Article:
6. Dhanasekar P, Karthikeyan VS, Rajkumar N, Chandra Sistla S, Manwar Ali S, et al. (2012) Cutaneous angiosarcoma of the scalp masquerading as a squamous cell carcinoma: Case report and literature review. J Cutan Med Surg 16: 187-190.
  7. Oashi K, Namikawa K, Tsutsumida A, Takahashi A, Itami J, et al. (2018) Surgery with curative intent is associated with prolonged survival in patients with cutaneous angiosarcoma of the scalp and face-a retrospective study of 38 untreated cases in the Japanese population. Eur J Surg Oncol 44: 823-829.
  8. Koontz BF, Miles EF, Rubio MA, Madden JF, Fisher SR, et al. (2008) Preoperative radiotherapy and bevacizumab for angiosarcoma of the head and neck: Two case studies. Head Neck 30: 262-266.
  9. Rouhani P, Fletcher CD, Devesa SS, Toro JR (2008) Cutaneous soft tissue sarcoma incidence patterns in the U.S.: An analysis of 12,114 cases. Cancer 113: 616-627.
  10. Ahmed I, Hamacher KL (2002) Angiosarcoma in a chronically immunosuppressed renal transplant recipient: Report of a case and review of the literature. Am J Dermatopathol 24: 330-335.
  11. Askling J, van Vollenhoven RF, Granath F, Raaschou P, Fored CM, et al. (2009) Cancer risk in patients with rheumatoid arthritis treated with anti-tumor necrosis factor alpha therapies: Does the risk change with the time since start of treatment? Arthritis Rheum 60: 3180-3189.
  12. Feng WH, Cohen JI, Fischer S, Li L, Sneller M, et al. (2004) Reactivation of latent epstein-barr virus by methotrexate: A potential contributor to methotrexate-associated lymphomas. J Natl Cancer Inst 96: 1691-1702.
  13. Wada N, Uchi H, Furue M (2018) Case of angiosarcoma of the scalp successfully controlled by eribulin. J Dermatol 45: 116-117.
  14. Albores-Saavedra J, Schwartz AM, Henson DE, Kostun L, Hart A, et al. (2011) Cutaneous angiosarcoma. Analysis of 434 cases from the surveillance, epidemiology, and end results program, 1973-2007. Ann Diagn Pathol 15: 93-97.
  15. Fuller CK, Charlson JA, Dankle SK, Russell TJ (2010) Dramatic improvement of inoperable angiosarcoma with combination paclitaxel and bevacizumab chemotherapy. J Am Acad Dermatol 63: e83-e84.
  16. Zietz C, Rössle M, Haas C, Sendelhofert A, Hirschmann A, et al. (1998) MDM-2 Oncoprotein overexpression, p53 gene mutation, and vegf up-regulation in angiosarcomas. Am J Pathol 153: 1425-1433.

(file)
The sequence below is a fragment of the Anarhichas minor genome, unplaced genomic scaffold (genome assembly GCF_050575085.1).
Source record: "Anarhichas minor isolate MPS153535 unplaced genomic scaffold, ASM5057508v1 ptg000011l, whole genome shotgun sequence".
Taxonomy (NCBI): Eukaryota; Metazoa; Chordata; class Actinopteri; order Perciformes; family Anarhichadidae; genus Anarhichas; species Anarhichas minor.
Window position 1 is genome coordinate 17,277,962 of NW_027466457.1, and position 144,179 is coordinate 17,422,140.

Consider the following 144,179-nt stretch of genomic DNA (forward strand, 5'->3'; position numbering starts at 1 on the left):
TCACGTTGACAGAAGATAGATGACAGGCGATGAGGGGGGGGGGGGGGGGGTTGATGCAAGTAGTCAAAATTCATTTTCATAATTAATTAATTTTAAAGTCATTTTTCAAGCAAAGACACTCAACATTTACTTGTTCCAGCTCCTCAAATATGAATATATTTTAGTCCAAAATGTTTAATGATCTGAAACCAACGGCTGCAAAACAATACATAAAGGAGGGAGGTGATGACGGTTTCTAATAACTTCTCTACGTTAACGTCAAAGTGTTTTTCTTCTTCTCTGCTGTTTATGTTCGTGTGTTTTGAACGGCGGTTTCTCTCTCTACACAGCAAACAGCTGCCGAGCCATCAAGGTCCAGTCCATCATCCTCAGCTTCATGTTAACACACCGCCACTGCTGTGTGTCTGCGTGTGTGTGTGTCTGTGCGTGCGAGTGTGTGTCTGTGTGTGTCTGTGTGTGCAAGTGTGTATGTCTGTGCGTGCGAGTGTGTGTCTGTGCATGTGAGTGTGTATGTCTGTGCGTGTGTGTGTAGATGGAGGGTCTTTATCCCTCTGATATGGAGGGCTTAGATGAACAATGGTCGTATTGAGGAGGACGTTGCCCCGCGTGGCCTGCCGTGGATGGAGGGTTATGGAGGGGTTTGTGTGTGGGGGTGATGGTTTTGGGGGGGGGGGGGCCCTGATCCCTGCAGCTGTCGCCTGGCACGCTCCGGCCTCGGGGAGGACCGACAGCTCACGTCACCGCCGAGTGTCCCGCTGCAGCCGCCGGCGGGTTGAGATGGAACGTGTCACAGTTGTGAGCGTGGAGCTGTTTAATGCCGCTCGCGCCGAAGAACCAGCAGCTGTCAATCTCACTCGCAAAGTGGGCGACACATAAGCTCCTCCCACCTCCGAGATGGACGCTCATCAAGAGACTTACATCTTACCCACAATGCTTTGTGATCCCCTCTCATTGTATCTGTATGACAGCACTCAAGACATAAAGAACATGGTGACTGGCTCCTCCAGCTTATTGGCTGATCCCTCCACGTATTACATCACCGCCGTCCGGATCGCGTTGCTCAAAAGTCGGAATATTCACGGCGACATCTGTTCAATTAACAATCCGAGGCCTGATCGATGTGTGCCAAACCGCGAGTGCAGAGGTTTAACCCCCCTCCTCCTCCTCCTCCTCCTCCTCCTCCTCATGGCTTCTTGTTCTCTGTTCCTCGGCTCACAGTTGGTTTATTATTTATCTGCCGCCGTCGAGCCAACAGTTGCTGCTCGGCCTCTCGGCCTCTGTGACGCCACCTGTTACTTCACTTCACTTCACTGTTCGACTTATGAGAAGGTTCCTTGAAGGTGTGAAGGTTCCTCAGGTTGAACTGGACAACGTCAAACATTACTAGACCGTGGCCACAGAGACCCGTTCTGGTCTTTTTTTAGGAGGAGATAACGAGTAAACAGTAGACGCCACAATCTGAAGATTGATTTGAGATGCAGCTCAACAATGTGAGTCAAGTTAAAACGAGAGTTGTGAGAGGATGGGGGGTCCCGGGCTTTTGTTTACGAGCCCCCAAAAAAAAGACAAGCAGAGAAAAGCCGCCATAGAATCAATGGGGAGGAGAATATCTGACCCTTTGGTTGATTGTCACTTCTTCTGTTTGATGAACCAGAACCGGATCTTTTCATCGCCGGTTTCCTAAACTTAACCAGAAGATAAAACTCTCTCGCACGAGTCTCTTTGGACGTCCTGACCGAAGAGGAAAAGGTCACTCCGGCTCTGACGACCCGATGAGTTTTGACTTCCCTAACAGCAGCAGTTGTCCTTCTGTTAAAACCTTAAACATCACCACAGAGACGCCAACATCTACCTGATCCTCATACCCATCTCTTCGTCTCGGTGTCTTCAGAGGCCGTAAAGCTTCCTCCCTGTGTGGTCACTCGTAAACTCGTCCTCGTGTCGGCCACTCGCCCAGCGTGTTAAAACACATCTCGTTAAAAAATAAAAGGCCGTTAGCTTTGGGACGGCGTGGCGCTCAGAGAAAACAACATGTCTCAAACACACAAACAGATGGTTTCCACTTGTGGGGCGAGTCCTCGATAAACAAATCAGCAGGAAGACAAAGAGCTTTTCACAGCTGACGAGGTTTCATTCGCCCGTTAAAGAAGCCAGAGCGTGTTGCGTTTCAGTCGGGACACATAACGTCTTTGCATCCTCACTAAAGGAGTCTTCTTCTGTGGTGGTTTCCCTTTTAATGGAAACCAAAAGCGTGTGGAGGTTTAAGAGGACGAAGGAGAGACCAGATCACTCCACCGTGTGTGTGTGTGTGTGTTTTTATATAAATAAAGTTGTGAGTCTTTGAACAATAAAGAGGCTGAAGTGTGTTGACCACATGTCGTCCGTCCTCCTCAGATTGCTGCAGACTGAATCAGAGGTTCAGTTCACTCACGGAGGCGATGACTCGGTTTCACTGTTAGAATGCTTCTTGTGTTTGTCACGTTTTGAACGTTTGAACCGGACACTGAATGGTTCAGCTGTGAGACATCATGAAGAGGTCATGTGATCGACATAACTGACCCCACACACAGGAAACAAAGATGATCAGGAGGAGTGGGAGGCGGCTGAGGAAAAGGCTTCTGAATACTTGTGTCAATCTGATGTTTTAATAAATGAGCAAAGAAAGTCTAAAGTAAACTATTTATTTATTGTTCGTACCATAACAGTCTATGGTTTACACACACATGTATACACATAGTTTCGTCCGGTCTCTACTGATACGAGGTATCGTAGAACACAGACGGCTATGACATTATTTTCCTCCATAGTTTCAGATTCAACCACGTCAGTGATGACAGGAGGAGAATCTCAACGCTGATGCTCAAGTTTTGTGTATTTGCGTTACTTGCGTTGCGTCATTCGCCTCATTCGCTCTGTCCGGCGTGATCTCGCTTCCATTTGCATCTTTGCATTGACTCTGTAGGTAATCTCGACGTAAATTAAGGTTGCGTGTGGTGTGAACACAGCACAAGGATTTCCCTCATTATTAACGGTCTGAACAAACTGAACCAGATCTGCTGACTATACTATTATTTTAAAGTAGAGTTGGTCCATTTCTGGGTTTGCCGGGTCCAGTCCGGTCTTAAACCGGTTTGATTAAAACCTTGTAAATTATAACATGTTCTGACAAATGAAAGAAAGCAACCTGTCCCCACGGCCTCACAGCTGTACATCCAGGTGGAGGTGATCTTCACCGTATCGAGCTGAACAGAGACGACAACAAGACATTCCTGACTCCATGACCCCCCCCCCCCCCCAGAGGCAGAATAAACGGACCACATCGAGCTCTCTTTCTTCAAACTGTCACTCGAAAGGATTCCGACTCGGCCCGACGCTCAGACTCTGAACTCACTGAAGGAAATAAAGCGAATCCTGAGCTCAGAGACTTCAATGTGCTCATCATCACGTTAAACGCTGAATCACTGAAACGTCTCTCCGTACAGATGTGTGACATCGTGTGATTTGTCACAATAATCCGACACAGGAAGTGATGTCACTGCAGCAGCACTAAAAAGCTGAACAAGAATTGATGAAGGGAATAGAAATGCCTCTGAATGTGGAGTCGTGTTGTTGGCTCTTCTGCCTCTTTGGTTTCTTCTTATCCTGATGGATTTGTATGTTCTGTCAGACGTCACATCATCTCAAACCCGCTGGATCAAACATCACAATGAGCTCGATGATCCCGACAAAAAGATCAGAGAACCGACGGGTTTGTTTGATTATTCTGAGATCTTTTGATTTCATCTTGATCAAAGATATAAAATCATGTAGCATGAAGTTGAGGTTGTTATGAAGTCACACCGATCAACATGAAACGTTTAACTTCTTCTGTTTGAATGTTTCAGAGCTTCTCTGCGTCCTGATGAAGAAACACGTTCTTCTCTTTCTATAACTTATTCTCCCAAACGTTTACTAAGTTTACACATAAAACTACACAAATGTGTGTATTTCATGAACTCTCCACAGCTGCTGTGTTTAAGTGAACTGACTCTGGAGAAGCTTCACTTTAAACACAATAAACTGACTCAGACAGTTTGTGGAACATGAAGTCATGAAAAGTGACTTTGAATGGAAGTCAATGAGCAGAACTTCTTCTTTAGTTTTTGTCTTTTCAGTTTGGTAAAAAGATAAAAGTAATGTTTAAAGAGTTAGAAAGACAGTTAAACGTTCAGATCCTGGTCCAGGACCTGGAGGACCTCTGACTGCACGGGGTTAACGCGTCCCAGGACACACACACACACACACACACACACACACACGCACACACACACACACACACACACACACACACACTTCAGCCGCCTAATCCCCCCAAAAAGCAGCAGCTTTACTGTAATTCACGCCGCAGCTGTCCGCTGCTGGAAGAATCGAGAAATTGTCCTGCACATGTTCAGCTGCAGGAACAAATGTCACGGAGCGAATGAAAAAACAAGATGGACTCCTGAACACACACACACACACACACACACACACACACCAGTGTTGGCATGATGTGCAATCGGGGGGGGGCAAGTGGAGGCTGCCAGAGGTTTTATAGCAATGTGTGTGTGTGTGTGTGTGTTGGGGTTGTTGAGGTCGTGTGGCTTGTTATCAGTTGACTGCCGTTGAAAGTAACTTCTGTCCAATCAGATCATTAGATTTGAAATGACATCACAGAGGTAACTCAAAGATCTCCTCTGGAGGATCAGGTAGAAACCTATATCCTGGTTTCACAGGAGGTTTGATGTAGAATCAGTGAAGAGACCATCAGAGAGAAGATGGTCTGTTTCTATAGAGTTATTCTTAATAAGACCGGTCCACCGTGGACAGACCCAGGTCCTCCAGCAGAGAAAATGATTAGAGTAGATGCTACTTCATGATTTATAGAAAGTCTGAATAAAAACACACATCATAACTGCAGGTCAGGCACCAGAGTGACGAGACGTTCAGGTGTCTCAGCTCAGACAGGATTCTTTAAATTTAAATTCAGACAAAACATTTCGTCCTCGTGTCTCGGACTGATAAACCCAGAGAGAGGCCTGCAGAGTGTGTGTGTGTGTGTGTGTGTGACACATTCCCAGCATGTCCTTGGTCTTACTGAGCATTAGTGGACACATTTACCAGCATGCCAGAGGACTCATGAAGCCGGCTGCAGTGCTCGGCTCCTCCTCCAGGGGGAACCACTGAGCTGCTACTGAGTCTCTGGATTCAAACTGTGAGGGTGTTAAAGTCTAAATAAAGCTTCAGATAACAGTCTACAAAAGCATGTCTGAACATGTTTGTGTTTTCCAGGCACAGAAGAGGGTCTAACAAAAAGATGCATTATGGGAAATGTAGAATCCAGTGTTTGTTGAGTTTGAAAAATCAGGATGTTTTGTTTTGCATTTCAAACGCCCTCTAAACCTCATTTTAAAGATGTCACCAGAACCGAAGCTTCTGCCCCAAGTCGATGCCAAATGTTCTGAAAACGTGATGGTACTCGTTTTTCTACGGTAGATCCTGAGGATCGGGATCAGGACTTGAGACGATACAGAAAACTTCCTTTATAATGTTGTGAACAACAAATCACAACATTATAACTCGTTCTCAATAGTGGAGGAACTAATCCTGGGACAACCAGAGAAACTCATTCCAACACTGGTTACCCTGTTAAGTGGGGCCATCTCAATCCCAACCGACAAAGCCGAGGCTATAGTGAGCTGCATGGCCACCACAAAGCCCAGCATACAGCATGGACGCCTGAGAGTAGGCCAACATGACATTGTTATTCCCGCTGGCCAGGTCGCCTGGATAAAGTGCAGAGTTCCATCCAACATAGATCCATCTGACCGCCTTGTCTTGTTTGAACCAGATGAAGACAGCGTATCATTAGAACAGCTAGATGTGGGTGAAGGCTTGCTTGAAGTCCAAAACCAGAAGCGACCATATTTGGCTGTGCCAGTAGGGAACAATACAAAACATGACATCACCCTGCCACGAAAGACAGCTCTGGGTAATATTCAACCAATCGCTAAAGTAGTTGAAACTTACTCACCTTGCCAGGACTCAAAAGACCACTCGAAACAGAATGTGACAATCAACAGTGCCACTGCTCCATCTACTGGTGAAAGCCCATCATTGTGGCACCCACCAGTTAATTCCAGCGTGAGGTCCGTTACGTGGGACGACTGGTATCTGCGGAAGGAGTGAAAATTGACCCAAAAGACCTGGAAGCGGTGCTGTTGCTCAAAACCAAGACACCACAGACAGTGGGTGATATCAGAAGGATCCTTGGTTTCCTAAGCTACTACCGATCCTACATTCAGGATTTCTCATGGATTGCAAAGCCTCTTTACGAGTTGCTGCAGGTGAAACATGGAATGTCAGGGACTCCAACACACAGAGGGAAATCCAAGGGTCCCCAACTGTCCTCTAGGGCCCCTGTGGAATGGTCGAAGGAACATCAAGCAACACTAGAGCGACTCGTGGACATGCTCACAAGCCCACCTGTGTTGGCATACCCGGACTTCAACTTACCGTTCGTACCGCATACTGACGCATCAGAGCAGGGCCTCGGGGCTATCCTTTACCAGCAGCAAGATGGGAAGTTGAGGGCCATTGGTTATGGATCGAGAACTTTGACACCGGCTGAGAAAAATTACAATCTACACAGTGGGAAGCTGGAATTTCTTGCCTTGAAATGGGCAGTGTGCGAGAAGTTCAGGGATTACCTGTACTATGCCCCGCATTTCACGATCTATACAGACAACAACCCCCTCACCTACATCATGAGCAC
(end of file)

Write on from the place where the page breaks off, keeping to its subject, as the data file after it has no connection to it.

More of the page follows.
17. Gonzalez MJ, Koehler MM, Satter EK (2009) Angiosarcoma of the scalp: A case report and review of current and novel therapeutic regimens. Dermatol Surg 35: 679-684.
  18. Belotti D, Vergani V, Drudis T, Borsotti P, Pitelli MR, et al. (1996) The microtubule-affecting drug paclitaxel has antiangiogenic activity. Clin Cancer Res 2: 1843-1849.
  19. Seonggyu Byeon, Haa-Na Song, Hee Kyung Kim, Jun Soo Ham, Su Jin Lee, et al. (2016) A Korean single-center, real-world, retrospective study of first-line weekly paclitaxel in patients with metastatic angiosarcoma. Clinical Sarcoma Research 6: 8.
  20. Penel N, Bui BN, Bay JO, Cupissol D, Ray-Coquard I, et al. (2008) Phase II trial of weekly paclitaxel for unresectable angiosarcoma: The angiotax study. J Clin Oncol 26: 5269-5274.
  21. Fata F, O'Reilly E, Ilson D, Pfister D, Leffel D, et al. (1999) Paclitaxel in the treatment of patients with angiosarcoma of the scalp or face. Cancer 86: 2034-2037.
  22. Ray-Coquard I, Italiano A, Bompas E, Le Cesne A, Robin YM, et al. (2012) Sorafenib for patients with advanced angiosarcoma: A phase II trial from the french sarcoma group (GSF/GETO). Oncologist 17: 260-266.
  23. van der Graaf WT, Blay JY, Chawla SP, Kim DW, Bui-Nguyen B, et al. (2012) Pazopanib for metastatic soft-tissue sarcoma (PALETTE): A randomized, double-blind, placebo-controlled phase 3 trial. Lancet 379: 1879-1886.
  24. Tawbi HA, Burgess M, Bolejack V, Van Tine BA, Schuetze SM, et al. (2017) Pembrolizumab in advanced soft-tissue sarcoma and bone sarcoma (SARC028): A multicentere, two-cohort, single-arm, open-label, phase 2 trial. Lancet Oncol 18: 1493-1501.
  25. Sindhu S, Gimber L, Cranmer L, McBride A, Kraft A (2017) Angiosarcoma treated successfully with anti-PD-1 therapy-a case report. J Immunother Cancer 5: 58.
  26. Hofer S, Zeidler K, Schipf A, Kempf W, Zimmermann D, et al. (2018) Angiosarcoma of the scalp responding to nivolumab: A case report. Br J Dermatol 179: 530-531.


Silfvast-Kaiser A, Lloyd AA, Menter A (2018) Cutaneous Angiosarcoma in a Psoriasis Patient on Infliximab and Methotrexate Therapy. Int Arch Intern Med 2:006.